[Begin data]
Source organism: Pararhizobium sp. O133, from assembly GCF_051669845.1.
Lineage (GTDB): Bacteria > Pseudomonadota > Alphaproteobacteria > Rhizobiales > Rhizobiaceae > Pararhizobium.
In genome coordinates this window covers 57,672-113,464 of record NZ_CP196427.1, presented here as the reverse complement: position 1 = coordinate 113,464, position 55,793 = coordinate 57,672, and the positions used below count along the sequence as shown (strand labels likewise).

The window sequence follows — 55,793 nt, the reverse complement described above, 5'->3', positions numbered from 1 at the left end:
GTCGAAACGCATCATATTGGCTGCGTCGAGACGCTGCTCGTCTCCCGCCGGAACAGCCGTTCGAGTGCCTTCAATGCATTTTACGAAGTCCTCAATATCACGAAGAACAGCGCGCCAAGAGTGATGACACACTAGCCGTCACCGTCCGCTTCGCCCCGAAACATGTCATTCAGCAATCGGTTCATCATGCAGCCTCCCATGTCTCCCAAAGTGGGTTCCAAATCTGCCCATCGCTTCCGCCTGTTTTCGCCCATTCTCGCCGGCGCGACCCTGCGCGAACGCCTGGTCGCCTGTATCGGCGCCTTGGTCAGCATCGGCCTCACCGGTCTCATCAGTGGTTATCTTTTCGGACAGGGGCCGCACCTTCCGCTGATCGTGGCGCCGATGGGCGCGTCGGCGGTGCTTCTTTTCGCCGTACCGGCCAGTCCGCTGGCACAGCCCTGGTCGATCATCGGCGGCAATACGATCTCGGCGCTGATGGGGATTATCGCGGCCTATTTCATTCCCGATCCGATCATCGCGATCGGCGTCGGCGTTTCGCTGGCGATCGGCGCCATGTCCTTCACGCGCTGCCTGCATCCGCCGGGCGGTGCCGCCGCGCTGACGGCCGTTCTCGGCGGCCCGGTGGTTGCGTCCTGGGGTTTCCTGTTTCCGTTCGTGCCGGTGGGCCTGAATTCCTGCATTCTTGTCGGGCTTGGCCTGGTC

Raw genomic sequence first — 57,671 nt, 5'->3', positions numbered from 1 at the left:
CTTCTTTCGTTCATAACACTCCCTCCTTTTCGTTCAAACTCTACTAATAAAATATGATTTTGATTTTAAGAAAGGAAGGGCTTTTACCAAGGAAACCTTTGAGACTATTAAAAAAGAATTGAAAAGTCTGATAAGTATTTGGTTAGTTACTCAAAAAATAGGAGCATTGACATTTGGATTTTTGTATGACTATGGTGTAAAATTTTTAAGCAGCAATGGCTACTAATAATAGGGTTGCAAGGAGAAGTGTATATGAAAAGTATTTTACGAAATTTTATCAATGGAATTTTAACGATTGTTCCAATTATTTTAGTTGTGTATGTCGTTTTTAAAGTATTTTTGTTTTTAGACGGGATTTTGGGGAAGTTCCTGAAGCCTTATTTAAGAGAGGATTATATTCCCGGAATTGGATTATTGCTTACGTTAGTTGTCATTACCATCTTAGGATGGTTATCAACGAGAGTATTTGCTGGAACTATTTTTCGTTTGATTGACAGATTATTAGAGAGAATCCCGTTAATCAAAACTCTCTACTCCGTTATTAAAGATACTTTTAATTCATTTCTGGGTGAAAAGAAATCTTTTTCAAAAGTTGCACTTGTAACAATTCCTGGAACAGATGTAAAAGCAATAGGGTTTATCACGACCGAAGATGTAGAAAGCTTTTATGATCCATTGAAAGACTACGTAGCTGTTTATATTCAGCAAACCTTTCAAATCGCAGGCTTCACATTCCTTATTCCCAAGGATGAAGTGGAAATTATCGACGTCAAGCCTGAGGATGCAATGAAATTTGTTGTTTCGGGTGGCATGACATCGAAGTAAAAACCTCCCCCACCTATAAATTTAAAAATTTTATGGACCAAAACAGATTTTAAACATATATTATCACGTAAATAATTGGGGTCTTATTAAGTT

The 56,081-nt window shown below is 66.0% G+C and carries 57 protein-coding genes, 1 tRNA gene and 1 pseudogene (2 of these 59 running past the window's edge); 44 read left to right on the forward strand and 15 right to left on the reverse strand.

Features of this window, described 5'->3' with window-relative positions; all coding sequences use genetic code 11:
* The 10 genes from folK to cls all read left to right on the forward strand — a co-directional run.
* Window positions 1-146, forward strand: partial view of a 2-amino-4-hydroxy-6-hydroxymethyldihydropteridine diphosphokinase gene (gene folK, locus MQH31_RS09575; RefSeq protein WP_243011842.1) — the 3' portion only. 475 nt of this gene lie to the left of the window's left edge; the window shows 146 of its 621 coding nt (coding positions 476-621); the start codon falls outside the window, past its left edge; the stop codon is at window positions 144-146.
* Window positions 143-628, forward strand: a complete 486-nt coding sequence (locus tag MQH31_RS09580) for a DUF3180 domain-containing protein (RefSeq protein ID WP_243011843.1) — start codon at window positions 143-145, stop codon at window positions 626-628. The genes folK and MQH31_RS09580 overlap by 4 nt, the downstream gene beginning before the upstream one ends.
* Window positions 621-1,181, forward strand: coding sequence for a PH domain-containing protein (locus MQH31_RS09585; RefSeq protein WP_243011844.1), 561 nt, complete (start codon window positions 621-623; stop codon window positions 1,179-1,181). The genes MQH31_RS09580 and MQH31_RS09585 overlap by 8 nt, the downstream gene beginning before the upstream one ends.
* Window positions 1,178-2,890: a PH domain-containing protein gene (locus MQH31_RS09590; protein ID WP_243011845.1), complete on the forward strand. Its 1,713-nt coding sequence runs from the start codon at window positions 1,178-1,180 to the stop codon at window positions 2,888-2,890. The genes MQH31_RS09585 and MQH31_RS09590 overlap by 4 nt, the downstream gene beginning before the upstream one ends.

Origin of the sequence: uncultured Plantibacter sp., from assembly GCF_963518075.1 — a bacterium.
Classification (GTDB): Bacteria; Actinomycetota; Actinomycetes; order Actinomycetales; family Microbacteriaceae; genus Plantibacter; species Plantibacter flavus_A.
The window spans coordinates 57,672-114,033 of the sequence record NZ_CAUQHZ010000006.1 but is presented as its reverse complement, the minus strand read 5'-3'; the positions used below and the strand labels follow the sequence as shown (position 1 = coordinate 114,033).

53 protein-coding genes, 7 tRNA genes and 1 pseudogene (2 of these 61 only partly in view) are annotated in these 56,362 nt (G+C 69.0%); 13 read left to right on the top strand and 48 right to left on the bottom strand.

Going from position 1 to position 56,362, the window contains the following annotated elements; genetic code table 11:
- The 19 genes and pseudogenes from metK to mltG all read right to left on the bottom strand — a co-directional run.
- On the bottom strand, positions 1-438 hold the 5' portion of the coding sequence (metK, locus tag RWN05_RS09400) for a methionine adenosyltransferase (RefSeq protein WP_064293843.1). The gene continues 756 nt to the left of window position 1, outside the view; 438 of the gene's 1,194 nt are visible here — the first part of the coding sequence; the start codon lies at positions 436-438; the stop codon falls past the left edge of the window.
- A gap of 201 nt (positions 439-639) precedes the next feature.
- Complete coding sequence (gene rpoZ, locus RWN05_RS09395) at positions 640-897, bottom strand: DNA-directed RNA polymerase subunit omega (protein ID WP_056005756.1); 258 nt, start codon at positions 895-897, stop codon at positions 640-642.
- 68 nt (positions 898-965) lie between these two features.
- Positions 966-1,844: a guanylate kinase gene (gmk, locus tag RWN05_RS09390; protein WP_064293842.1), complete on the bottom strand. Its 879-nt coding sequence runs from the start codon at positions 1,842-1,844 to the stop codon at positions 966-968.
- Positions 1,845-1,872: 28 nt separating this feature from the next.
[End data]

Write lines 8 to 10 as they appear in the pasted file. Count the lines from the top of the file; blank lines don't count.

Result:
The 56,081-nt window shown below is 66.0% G+C and carries 57 protein-coding genes, 1 tRNA gene and 1 pseudogene (2 of these 59 running past the window's edge); 44 read left to right on the forward strand and 15 right to left on the reverse strand.

Features of this window, described 5'->3' with window-relative positions; all coding sequences use genetic code 11:
* The 10 genes from folK to cls all read left to right on the forward strand — a co-directional run.